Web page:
In 1909, the Puget Sound Bridge and Dredging Co. finishes building Harbor Island with dredge spoils from the Duwamish River and soil dug and sluiced from Beacon Hill in the Jackson Street and Dearborn Street regrades. It is the largest artificial island in the world at approximately 350 acres. Harbor Island will lose this distinction in 1938 to Treasure Island in San Francisco Bay, but will increase in size and surpass Treasure Island once again in 1967. Today, at least two artificial islands are larger. (In the Port of Kobe, Japan, Port Island, completed in 1981, is 1,064 acres, and Rokko Island, completed in 1992, is 1,432 acres.)
Tidal Flats and Deltas
"The southern end of Elliott Bay was occupied by tidal flats and deltas of the Duwamish River," according to retired Port of Seattle engineer George Treadwell. "The entire delta area was crisscrossed by many small, shifting channels. This tidal delta dropped sharply to the general depths of Elliott Bay along a line which is now  the northern edge of Harbor Island ... Low islands, subject to flooding, covered parts of the area that is now Harbor Island" (Seattle P-I).
In 1900, the Seattle General Construction Co. obtained a permit to fill the tide flats at the mouth of the Duwamish River. The contract to build an island went to the Puget Sound Bridge and Dredging Co. Soil from the Beacon Hill regrade operations was sluiced in large pipes using placer mining technology. Silt from the bottom of the river was brought up by dredges to deepen the channel. A total of 24 million cubic yards of soil became Harbor Island.
Charles Butler and His Chickens
In 1906, the only resident of the soggy area was Charles Butler, his dog, his Angora goat, and 300 chickens. He rowed a boat to Seattle twice a week for supplies and to sell chickens. Butler expressed puzzlement that the submerged area around his chicken coops could be worth millions of dollars. He had no title to the property and had to move when the owners needed it.
Harbor development in Seattle was spurred by plans to construct the Panama Canal. Cities such as San Diego and San Francisco planned improvements that would make them the focus of trade in the eastern Pacific. The master plan for Seattle offered by Virgil G. Bogue (1846-1916) in 1911 included seven 1400-foot piers on Harbor Island. Such an ambitious development ran contrary to the plans of General Hiram M. Chittenden (1858-1917), commissioner of the newly formed Port of Seattle. He was not convinced that the level of trade would justify the expense.
A Private Enterprise Island
Another scheme in 1911 by some New York and Seattle businessmen required the Port to issue more than $7 million in bonds for a large terminal on Harbor Island. Focusing the Port's resources on Harbor Island would leave the Seattle waterfront in the hands of private interests. General Chittenden opposed the Harbor Island terminal scheme. He wanted instead to build Port facilities in Salmon Bay, Smith Cove, and along the downtown waterfront. But Harbor Island dwarfed other issues in the election and voters approved all the Harbor Island measures.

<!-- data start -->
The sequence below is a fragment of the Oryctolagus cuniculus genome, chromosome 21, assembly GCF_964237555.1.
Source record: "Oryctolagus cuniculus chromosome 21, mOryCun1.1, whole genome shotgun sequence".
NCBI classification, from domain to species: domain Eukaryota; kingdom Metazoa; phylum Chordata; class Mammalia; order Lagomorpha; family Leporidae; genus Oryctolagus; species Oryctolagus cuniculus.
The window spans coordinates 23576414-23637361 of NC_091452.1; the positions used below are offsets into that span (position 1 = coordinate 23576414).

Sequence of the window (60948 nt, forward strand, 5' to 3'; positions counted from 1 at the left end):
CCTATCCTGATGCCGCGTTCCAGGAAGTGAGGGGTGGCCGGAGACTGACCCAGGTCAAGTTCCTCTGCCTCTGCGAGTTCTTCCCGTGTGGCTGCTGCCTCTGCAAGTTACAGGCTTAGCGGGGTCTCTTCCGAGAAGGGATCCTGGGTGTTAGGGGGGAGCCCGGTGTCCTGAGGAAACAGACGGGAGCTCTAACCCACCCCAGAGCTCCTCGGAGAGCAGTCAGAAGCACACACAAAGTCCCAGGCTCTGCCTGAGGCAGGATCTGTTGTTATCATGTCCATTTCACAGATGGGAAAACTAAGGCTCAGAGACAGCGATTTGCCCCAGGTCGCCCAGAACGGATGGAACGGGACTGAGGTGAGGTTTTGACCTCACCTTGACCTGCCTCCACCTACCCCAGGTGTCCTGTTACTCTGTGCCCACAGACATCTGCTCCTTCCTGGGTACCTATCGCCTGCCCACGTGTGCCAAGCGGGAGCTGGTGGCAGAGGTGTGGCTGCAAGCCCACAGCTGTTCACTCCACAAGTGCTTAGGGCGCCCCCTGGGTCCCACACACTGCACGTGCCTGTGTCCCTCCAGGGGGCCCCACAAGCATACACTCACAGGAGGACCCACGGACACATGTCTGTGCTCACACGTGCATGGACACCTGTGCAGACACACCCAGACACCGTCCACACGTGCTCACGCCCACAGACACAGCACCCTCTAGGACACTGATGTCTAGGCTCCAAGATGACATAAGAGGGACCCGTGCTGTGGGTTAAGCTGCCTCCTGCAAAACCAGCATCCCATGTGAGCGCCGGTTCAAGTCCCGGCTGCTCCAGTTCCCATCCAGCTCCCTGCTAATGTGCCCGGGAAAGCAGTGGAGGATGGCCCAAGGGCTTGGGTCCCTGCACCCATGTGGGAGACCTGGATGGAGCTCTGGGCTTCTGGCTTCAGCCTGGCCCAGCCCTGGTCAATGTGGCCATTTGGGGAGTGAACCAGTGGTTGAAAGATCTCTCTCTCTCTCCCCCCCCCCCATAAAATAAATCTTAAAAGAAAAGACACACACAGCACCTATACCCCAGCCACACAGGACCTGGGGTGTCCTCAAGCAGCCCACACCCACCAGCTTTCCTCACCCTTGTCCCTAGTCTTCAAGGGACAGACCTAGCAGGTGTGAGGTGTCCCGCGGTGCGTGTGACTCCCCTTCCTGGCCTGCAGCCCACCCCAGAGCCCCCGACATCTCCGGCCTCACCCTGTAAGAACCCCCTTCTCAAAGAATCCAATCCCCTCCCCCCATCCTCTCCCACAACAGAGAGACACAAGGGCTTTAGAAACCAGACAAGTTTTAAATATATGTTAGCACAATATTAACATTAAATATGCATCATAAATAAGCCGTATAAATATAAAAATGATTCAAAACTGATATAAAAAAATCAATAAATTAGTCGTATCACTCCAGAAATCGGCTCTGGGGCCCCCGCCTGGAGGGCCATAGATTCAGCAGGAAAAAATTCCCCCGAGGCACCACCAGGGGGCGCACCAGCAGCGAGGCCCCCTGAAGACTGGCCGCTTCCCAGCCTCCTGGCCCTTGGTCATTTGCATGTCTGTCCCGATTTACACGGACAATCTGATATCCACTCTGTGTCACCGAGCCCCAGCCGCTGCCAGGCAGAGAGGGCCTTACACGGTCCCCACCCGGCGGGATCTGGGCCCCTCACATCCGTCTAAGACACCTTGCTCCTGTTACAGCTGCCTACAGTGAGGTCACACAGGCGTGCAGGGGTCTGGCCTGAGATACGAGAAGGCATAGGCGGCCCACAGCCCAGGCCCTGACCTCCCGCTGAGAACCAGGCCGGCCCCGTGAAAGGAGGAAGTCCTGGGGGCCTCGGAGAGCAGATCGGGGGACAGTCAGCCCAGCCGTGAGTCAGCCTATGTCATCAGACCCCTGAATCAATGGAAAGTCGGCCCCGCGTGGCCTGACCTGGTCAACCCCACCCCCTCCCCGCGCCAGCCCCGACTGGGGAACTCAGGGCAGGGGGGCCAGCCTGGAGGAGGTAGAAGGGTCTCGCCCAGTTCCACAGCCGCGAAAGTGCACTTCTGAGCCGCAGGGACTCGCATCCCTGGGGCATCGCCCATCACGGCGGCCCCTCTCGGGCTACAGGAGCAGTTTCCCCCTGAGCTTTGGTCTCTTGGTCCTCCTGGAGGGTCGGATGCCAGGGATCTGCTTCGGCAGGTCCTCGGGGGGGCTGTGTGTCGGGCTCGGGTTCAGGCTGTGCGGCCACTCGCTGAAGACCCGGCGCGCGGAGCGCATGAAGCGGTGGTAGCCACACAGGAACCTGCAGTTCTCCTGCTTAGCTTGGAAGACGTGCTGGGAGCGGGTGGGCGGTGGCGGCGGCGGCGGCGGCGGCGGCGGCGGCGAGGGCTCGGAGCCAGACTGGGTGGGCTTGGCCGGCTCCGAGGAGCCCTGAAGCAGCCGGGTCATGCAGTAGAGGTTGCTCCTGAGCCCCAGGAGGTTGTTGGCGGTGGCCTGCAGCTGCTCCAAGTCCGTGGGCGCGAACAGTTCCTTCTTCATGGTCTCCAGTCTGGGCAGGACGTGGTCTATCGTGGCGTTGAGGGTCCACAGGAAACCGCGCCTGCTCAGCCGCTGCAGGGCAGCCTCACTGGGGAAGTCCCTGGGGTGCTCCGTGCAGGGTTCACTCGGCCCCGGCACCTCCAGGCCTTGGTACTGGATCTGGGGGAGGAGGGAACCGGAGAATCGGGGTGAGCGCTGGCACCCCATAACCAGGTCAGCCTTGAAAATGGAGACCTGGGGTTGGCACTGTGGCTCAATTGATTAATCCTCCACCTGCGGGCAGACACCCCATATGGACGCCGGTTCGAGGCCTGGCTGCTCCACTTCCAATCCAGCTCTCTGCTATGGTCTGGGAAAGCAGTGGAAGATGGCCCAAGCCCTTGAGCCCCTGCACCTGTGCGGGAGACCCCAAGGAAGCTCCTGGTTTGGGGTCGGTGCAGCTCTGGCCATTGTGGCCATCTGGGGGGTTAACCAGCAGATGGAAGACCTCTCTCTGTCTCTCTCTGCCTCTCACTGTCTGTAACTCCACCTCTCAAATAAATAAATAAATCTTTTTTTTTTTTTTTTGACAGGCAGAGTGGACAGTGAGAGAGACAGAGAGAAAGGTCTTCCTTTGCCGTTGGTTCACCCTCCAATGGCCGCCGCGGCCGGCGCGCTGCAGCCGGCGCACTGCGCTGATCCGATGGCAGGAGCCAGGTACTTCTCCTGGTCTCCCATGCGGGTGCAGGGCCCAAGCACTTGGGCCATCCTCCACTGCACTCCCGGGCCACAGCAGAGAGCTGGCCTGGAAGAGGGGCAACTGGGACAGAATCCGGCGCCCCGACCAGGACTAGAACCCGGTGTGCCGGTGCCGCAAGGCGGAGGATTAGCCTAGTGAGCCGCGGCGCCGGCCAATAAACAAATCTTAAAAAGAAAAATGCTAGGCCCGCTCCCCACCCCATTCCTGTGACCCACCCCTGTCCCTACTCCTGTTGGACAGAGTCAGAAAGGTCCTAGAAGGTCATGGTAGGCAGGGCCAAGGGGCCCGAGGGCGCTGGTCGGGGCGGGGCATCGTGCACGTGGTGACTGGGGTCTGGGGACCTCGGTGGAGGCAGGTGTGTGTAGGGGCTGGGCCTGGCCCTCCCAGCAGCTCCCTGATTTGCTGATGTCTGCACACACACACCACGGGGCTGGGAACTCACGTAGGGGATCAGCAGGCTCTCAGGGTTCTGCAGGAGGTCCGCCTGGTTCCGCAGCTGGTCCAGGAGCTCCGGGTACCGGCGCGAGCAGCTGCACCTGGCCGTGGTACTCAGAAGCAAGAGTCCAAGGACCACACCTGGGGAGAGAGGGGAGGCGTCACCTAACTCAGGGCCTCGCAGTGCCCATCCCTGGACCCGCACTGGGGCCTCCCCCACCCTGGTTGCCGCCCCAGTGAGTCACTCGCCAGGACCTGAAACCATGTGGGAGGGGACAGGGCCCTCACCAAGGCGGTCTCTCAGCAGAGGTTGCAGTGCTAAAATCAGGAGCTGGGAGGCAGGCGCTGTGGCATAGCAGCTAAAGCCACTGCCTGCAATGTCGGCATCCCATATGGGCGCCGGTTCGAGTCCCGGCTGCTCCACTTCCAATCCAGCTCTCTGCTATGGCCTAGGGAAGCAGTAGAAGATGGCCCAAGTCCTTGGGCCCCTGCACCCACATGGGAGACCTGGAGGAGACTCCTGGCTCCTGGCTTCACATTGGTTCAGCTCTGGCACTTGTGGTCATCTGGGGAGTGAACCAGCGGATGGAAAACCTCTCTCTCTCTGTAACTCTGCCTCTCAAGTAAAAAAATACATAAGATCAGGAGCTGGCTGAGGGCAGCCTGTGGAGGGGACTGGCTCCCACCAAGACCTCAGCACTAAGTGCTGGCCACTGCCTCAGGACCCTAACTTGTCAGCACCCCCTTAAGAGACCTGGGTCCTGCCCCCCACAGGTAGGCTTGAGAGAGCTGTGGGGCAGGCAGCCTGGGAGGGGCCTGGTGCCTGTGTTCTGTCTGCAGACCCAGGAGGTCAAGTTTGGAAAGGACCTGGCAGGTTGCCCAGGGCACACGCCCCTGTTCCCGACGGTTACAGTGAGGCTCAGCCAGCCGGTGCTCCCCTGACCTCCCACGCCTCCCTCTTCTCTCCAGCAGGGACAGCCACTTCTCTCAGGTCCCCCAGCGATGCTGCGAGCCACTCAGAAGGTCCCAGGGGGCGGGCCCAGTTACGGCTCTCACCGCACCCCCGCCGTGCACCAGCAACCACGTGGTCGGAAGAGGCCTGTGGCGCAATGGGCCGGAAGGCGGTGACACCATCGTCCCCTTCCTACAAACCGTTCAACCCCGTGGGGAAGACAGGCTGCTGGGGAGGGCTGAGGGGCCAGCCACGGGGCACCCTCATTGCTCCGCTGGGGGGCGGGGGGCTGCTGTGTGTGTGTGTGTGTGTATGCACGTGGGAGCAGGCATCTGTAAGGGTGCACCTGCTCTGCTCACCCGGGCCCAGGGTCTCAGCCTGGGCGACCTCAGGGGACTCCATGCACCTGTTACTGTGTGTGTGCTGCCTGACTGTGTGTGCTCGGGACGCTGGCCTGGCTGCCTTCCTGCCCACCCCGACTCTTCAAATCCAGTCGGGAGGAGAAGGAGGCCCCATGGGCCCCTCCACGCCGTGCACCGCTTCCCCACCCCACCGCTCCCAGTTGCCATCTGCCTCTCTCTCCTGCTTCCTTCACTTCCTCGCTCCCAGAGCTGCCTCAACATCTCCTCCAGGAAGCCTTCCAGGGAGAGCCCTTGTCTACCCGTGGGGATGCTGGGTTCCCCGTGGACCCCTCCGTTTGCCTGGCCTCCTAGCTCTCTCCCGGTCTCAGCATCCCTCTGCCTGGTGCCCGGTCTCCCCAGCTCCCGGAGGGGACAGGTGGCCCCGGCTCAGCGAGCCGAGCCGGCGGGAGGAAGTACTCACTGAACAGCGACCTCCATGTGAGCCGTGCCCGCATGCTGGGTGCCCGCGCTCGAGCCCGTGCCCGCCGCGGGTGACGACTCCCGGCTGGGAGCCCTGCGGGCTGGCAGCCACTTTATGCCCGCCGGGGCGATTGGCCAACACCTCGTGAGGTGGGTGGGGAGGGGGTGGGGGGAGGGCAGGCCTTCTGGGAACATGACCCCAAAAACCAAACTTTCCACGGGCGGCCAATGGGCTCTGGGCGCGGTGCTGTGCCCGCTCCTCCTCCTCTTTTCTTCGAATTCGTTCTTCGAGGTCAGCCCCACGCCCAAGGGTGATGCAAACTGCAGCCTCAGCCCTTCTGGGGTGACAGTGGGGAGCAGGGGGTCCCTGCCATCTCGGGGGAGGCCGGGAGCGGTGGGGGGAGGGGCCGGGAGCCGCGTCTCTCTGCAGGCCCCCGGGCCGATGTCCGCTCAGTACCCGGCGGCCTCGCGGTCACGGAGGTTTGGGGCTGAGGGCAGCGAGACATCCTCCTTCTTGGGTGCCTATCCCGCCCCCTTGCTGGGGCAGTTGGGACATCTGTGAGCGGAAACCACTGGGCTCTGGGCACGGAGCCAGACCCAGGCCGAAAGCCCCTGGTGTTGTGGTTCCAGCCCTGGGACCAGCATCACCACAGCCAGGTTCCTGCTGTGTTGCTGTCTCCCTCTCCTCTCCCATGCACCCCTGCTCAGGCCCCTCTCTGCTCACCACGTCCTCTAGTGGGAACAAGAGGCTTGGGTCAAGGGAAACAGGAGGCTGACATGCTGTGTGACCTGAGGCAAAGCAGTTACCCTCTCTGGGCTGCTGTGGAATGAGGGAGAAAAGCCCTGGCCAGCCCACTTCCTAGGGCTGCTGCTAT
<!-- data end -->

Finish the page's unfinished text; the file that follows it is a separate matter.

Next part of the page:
Chittenden managed to include on the ballot a requirement that private investors post personal bonds before construction could begin. When the construction bonds did not appear, the Port was able to have the Harbor Island bond issues canceled in 1913. Harbor Island was left in the hands of private enterprise, and the Port of Seattle continued its development across Elliott Bay on the Seattle waterfront.
Ship Building and Flour Milling
One of the first industrial concerns to move in was Fisher Flouring Mills in 1911. Puget Sound Bridge and Dredging started Associated Shipyards on the island. During World War I, Associated constructed the two largest wooden steamers in the world. Todd built a shipyard there in 1918.
In 1938, Treasure Island in San Francisco Bay was completed as a site for an airport and it topped Harbor Island at 395 acres. But, by 1967, gradual filling over the years would increase the size of Harbor Island to 396.7 acres.
Because the island is fill on top of a river delta, it is seismically unstable. During the earthquake of April 13, 1949, parts of the island rose as much as 16 inches and other parts dropped 12 inches. In the April 29, 1965 temblor, Pier 15 and Pier 16 on the East Waterway moved 12 inches closer to Seattle.
On February 28, 2001, seismologist Bob Norris was on the island during the Nisqually Earthquake. In addition to extremely strong shaking, he described eruptions of muddy water from the liquefaction of subsurface soil making him think that a water main had burst. "This geyser issued three or four very fluid splashes over the next few seconds, about a yard high each, then it widened and collapsed into a column about half that wide that discharged a tremendous volume of muddy water. This flood emerged much faster than it could spread, so that within a few seconds the flow front had become a surge several inches high, like a small wave traveling up a dry beach. Its velocity was near 3ft/second as far as I could tell. Within an estimated 30 seconds, the surge had grown into a shallow rotating pool about 25 feet across with bits of suds floating on it, still vigorously fed by the column of water at the original breakout site" (U.S. Geological Survey).
In 1983, lead contamination from a variety of industrial sources caused the U.S. Government to place Harbor Island on the National Priority List of polluted sites. Some of the contaminated areas were remediated in 1996.
In 2001, Harbor Island was home to the Port of Seattle's 106-acre Terminal 18 with berths for five container ships, Todd Shipyards, and several petroleum terminals.